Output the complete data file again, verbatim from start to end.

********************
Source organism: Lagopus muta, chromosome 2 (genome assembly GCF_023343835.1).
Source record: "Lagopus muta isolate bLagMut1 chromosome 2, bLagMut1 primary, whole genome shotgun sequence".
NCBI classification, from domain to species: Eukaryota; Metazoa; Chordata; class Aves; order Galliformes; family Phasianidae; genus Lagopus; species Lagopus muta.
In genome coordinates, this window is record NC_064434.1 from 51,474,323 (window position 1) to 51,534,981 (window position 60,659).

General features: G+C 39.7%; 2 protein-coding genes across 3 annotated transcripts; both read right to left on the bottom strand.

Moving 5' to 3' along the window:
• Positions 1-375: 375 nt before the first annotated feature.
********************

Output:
Source organism: Lagopus muta, chromosome 2 (genome assembly GCF_023343835.1).
Source record: "Lagopus muta isolate bLagMut1 chromosome 2, bLagMut1 primary, whole genome shotgun sequence".
NCBI classification, from domain to species: Eukaryota; Metazoa; Chordata; class Aves; order Galliformes; family Phasianidae; genus Lagopus; species Lagopus muta.
In genome coordinates, this window is record NC_064434.1 from 51,474,323 (window position 1) to 51,534,981 (window position 60,659).

General features: G+C 39.7%; 2 protein-coding genes across 3 annotated transcripts; both read right to left on the bottom strand.

Moving 5' to 3' along the window:
• Positions 1-375: 375 nt before the first annotated feature.